William Weathers: LSU softball has different feel in 2023 with familiar faces, greater team chemistry

Tigers off to a 5-0 start following play in LSU Invitational

LSU freshman pitcher Sydney Berzon threw a complete-game shutout and picked up a pair of saves in her debut last week. PHOTO BY: LSU athletics

The wounds of last year’s late-season freefall are still evident.

Never had an LSU softball team exited a season the way they did in 2022 with four straight losses to close the year, including a startling 0-and-2 showing in the NCAA Regional.

“It definitely fueled their fire,” said LSU softball coach Beth Torina, who begins her 12th season with the Tigers. “It’s something they never want to let happen again.”

Such a collapse could have threatened the foundation of the program, but you get the feeling it’s going to make the Tigers stronger in ’23.

LSU began compiling such evidence last weekend with a 5-0 showing in its own LSU Invitational with three mercy-rule wins that featured a pair of shutouts.

The return of such program pillars – pitcher Ali Kilponen, first baseman Georgia Clark, shortstop Taylor Pleasants and center fielder Ciara Briggs – help form the nucleus of a team that’s been given somewhat lukewarm notoriety. The Tigers have been ranked between No. 20-25 and picked in the preseason to finish fifth in the Southeastern Conference which sent 12 teams to postseason play last season.

“We definitely learned from last year what we could have done better, and we did a lot of great things last year,” Briggs said. “We’re going to take that as our motivation and drive us for this year. We have one goal in mind and that’s to go to OKC (Oklahoma City). We’re using that as motivation because we definitely don’t want to feel like that again.”

LSU’s 34-win total a year ago was the fewest under Torina in a non-COVID season. The former Florida pitcher and native of Orlando is familiar with the program’s standard because she’s helped add to it with a pair of 50-plus win seasons, five 40-plus win seasons and four of the school’s seven trips to the Women’s College World Series.

But the Tigers haven’t returned to Oklahoma City since 2017 and want last year’s late plunge to serve as more of an outlier than an indication of the where the program is headed.

There have been some tough lessons to learn along the way.

Torina strategically downsized her roster from 27 players to a more manageable number of 21 this year, led the by the aforementioned group. She has 13 letterwinners back and seven starters from ’22.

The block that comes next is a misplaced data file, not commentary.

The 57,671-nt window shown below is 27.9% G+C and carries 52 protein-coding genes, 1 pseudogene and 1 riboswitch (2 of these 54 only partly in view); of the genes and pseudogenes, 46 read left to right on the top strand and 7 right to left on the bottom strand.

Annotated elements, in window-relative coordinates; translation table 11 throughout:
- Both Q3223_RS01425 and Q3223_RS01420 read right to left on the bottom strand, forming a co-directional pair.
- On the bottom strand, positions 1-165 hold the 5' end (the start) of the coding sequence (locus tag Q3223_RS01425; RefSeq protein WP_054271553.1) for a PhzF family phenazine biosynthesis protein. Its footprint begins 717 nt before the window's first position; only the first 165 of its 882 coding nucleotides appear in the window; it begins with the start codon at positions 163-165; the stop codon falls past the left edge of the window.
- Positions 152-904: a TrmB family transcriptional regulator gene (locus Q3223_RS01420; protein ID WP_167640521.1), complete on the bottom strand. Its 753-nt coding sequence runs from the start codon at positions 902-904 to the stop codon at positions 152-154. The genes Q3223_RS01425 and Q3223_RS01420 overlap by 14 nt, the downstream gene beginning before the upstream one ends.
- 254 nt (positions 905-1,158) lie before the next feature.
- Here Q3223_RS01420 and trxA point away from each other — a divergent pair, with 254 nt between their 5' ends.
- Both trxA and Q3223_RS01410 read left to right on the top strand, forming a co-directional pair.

“We kind of got ourselves in a spot where we thought things would just kind of happen because we’re LSU and forgot we had to earn them,” Torina said. “We understand and they’ve been trying to make up for that ever since.”

This marks the fifth season for Kilponen, who for the first time in her career, garnered All-SEC first team honors in ’22. She was also second team All-South Region and is the pitching staff’s undisputed leader.

Kilponen won 18 games, pitched 171.1 innings with 145 strikeouts last season and despite all of those career-high statistics may be even better in ’23. She will also serve the leader of a talented, yet youthful, pitching staff that has only Raelin Chaffin back from last season.

Torina landed one of the nation’s top recruiting classes and it’s easy to understand her giddiness with the arrival of freshman pitchers Sydney Berzon, Alea Johnson and Emma Strood – all of whom are expected to give the Tigers a different look in the circle where they ranked sixth in the SEC in the ERA (2.90) last year.

“I’m most excited about this pitching staff than in years past because of how talented and wide-ranging we are,” Kilponen said.

If there’s heartbeat to LSU’s team it’s usually pumping through the play of Clark who put up career-best power numbers a  year ago. The fifth-year graduate student led the Tigers with 16 homers, 61 RBIs and .667 slugging percentage and was named second team All-SEC.

The Tigers wound up with four players on the All-SEC second team – a group that included Briggs, Pleasants, third baseman Danieca Coffey and Clark. Briggs joined Kilponen and Pleasants on the All-South Region first team.

Coffey became the team’s lead-off batter, leading LSU with a .379 average and 72 hits, and starter at third base. Briggs was right behind Coffey, batting .368 with 70 hits, and was rewarded with a Rawlings Gold Glove for her exemplary work in the center where she made highlight-reel catches and didn’t commit an error.

You see Pleasants’ eyes light up at the prospect of making amends for last year’s offensive numbers in which she batted less than .300 (.295) for the first time in her career. She also had 12 homers, 16 doubles and 48 RBIs despite persistent pain in her knees in the latter stages of the season.

“I have arthritis, so it’s not the best,” she said. 

For the first time since the advent of the transfer portal, Torina added a pair of players in catcher/designated player Hannah Carson of Michigan and infielder Karli Petty of Oklahoma State with both players expected to either start or contribute immediately.

Two-time Gatorade Player of the Year Maci Bergeron of Notre Dame in Crowley is a freshman revered for her prodigious bat and ability behind the plate, infielder McKaela Walker is the program’s first mid-year enrollee in 21 years and Maia Townsend is another member of a talented freshman class expected to help in the outfield, and on the base paths with her speed.

“We’re really excited about this team,” Torina said. “Top to bottom, it’s kind of the team we’ve been trying to put together here for a few years.”

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William Weathers

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